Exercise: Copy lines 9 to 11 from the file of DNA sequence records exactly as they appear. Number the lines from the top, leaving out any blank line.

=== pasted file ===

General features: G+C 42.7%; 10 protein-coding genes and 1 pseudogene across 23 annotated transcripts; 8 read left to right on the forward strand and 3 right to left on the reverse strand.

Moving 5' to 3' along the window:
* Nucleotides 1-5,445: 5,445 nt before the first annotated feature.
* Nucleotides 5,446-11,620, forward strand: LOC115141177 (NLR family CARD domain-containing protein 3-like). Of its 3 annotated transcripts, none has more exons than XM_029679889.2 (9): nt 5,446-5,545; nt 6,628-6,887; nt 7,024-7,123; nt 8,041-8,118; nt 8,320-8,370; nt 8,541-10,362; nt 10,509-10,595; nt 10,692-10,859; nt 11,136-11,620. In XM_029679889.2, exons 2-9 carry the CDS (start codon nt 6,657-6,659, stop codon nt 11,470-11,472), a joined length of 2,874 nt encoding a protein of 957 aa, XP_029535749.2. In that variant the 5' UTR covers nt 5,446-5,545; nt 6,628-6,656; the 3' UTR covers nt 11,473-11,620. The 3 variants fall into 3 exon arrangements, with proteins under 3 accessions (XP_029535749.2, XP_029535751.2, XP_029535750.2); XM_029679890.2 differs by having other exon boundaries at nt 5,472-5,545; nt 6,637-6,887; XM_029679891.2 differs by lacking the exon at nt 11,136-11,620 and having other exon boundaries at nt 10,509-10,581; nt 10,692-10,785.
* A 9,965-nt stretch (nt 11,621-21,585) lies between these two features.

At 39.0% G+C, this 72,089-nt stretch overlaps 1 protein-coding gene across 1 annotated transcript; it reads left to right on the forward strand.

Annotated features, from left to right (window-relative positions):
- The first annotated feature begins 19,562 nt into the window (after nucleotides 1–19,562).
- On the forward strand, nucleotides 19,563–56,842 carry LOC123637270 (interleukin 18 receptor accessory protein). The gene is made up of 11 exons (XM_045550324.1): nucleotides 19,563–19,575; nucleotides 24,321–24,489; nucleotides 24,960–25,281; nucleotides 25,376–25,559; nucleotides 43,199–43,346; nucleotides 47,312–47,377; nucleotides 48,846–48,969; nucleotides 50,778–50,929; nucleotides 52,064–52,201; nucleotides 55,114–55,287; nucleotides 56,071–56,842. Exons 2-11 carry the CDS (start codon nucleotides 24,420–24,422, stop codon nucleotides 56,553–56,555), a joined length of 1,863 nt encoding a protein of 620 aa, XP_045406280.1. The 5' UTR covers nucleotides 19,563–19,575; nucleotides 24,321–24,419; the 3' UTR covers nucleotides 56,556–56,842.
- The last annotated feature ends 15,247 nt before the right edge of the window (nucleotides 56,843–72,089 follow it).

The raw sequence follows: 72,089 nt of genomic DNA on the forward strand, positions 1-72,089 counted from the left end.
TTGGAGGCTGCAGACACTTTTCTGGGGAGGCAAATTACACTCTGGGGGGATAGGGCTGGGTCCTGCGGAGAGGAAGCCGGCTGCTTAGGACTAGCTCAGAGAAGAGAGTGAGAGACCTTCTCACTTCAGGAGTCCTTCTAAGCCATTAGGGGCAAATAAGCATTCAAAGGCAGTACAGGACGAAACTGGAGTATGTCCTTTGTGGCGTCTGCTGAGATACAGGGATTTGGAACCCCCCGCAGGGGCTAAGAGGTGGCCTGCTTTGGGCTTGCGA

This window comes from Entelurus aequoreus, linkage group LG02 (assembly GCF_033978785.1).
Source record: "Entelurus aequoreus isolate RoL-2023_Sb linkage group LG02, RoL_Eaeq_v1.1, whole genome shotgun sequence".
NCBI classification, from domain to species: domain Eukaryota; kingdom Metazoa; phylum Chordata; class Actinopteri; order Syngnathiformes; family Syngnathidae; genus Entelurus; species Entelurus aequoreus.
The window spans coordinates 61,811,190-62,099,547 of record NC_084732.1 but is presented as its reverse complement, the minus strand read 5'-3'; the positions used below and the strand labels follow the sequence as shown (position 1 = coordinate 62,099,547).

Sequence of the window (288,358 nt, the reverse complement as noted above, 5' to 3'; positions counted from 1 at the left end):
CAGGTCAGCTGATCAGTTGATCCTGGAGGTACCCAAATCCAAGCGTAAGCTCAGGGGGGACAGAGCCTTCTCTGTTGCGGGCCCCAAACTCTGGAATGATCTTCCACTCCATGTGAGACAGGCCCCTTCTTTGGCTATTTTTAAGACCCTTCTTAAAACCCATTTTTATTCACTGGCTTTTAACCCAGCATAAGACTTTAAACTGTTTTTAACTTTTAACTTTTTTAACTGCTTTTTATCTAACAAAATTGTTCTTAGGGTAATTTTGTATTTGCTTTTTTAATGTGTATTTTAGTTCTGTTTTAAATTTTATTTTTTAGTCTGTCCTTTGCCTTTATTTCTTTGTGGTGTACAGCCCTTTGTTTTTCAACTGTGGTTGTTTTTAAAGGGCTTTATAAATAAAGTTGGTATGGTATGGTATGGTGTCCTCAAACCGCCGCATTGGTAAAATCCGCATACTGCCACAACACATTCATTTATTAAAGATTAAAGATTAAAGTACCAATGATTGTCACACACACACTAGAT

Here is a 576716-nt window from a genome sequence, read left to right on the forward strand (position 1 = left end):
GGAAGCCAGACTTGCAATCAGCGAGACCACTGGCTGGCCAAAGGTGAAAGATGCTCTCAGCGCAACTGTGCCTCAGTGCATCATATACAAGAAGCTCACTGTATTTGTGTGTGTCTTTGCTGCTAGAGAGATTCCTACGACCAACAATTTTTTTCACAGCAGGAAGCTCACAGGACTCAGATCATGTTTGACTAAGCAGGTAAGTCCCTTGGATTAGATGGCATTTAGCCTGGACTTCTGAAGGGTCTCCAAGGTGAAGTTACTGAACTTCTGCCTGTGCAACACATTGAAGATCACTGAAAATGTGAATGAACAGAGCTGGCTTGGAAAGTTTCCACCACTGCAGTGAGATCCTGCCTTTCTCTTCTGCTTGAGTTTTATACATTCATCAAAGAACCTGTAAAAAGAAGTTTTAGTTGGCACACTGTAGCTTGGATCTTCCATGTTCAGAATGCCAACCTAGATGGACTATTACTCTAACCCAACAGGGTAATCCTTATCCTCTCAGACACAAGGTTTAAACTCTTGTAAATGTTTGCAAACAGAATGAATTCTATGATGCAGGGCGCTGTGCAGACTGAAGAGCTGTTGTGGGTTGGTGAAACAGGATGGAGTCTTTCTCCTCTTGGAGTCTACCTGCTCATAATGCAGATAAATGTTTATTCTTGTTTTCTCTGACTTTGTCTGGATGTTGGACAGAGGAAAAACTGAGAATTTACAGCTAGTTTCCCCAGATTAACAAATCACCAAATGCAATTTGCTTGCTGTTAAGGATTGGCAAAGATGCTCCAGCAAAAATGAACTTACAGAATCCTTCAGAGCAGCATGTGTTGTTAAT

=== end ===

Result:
- On the forward strand, nucleotides 19,563–56,842 carry LOC123637270 (interleukin 18 receptor accessory protein). The gene is made up of 11 exons (XM_045550324.1): nucleotides 19,563–19,575; nucleotides 24,321–24,489; nucleotides 24,960–25,281; nucleotides 25,376–25,559; nucleotides 43,199–43,346; nucleotides 47,312–47,377; nucleotides 48,846–48,969; nucleotides 50,778–50,929; nucleotides 52,064–52,201; nucleotides 55,114–55,287; nucleotides 56,071–56,842. Exons 2-11 carry the CDS (start codon nucleotides 24,420–24,422, stop codon nucleotides 56,553–56,555), a joined length of 1,863 nt encoding a protein of 620 aa, XP_045406280.1. The 5' UTR covers nucleotides 19,563–19,575; nucleotides 24,321–24,419; the 3' UTR covers nucleotides 56,556–56,842.
- The last annotated feature ends 15,247 nt before the right edge of the window (nucleotides 56,843–72,089 follow it).

The raw sequence follows: 72,089 nt of genomic DNA on the forward strand, positions 1-72,089 counted from the left end.